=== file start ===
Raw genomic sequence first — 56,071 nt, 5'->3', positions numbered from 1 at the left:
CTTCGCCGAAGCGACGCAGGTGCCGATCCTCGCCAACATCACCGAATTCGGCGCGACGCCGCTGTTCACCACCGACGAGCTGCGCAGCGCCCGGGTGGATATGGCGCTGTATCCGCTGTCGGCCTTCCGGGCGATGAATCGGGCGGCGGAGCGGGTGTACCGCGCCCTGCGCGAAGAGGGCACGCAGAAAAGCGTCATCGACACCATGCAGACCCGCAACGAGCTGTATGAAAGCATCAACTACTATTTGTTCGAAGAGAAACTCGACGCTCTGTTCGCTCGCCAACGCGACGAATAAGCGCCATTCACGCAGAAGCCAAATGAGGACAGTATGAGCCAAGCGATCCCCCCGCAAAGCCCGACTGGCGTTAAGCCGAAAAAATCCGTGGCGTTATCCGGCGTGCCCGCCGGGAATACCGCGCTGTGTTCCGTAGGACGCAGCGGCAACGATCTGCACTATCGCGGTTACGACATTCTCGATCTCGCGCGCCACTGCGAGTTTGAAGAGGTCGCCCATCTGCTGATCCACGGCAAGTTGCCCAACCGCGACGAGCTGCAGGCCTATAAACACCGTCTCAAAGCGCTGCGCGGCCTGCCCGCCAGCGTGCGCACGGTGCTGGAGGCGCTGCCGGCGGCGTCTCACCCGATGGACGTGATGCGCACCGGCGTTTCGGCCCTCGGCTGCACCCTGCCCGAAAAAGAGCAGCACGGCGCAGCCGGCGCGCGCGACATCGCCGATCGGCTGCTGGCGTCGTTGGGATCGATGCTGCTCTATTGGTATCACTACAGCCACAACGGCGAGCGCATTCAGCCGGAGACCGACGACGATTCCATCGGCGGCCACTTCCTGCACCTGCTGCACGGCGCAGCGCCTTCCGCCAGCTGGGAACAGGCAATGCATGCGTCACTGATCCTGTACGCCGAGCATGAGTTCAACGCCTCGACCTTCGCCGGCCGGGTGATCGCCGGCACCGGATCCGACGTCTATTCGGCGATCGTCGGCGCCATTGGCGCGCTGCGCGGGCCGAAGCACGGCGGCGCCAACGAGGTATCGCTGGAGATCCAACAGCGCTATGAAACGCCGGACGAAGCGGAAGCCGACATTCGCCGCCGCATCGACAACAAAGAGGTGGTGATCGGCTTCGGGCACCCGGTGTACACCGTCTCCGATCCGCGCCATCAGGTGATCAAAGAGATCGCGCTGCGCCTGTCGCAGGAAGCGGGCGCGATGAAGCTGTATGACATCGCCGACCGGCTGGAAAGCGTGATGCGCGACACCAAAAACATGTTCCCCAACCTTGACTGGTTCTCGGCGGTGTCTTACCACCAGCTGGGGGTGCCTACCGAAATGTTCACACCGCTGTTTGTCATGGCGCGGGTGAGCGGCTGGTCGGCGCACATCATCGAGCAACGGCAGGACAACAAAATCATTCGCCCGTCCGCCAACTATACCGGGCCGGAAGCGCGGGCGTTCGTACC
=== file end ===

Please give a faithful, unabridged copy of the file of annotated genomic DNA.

Raw genomic sequence first — 56,071 nt, 5'->3', positions numbered from 1 at the left:
CTTCGCCGAAGCGACGCAGGTGCCGATCCTCGCCAACATCACCGAATTCGGCGCGACGCCGCTGTTCACCACCGACGAGCTGCGCAGCGCCCGGGTGGATATGGCGCTGTATCCGCTGTCGGCCTTCCGGGCGATGAATCGGGCGGCGGAGCGGGTGTACCGCGCCCTGCGCGAAGAGGGCACGCAGAAAAGCGTCATCGACACCATGCAGACCCGCAACGAGCTGTATGAAAGCATCAACTACTATTTGTTCGAAGAGAAACTCGACGCTCTGTTCGCTCGCCAACGCGACGAATAAGCGCCATTCACGCAGAAGCCAAATGAGGACAGTATGAGCCAAGCGATCCCCCCGCAAAGCCCGACTGGCGTTAAGCCGAAAAAATCCGTGGCGTTATCCGGCGTGCCCGCCGGGAATACCGCGCTGTGTTCCGTAGGACGCAGCGGCAACGATCTGCACTATCGCGGTTACGACATTCTCGATCTCGCGCGCCACTGCGAGTTTGAAGAGGTCGCCCATCTGCTGATCCACGGCAAGTTGCCCAACCGCGACGAGCTGCAGGCCTATAAACACCGTCTCAAAGCGCTGCGCGGCCTGCCCGCCAGCGTGCGCACGGTGCTGGAGGCGCTGCCGGCGGCGTCTCACCCGATGGACGTGATGCGCACCGGCGTTTCGGCCCTCGGCTGCACCCTGCCCGAAAAAGAGCAGCACGGCGCAGCCGGCGCGCGCGACATCGCCGATCGGCTGCTGGCGTCGTTGGGATCGATGCTGCTCTATTGGTATCACTACAGCCACAACGGCGAGCGCATTCAGCCGGAGACCGACGACGATTCCATCGGCGGCCACTTCCTGCACCTGCTGCACGGCGCAGCGCCTTCCGCCAGCTGGGAACAGGCAATGCATGCGTCACTGATCCTGTACGCCGAGCATGAGTTCAACGCCTCGACCTTCGCCGGCCGGGTGATCGCCGGCACCGGATCCGACGTCTATTCGGCGATCGTCGGCGCCATTGGCGCGCTGCGCGGGCCGAAGCACGGCGGCGCCAACGAGGTATCGCTGGAGATCCAACAGCGCTATGAAACGCCGGACGAAGCGGAAGCCGACATTCGCCGCCGCATCGACAACAAAGAGGTGGTGATCGGCTTCGGGCACCCGGTGTACACCGTCTCCGATCCGCGCCATCAGGTGATCAAAGAGATCGCGCTGCGCCTGTCGCAGGAAGCGGGCGCGATGAAGCTGTATGACATCGCCGACCGGCTGGAAAGCGTGATGCGCGACACCAAAAACATGTTCCCCAACCTTGACTGGTTCTCGGCGGTGTCTTACCACCAGCTGGGGGTGCCTACCGAAATGTTCACACCGCTGTTTGTCATGGCGCGGGTGAGCGGCTGGTCGGCGCACATCATCGAGCAACGGCAGGACAACAAAATCATTCGCCCGTCCGCCAACTATACCGGGCCGGAAGCGCGGGCGTTCGTACC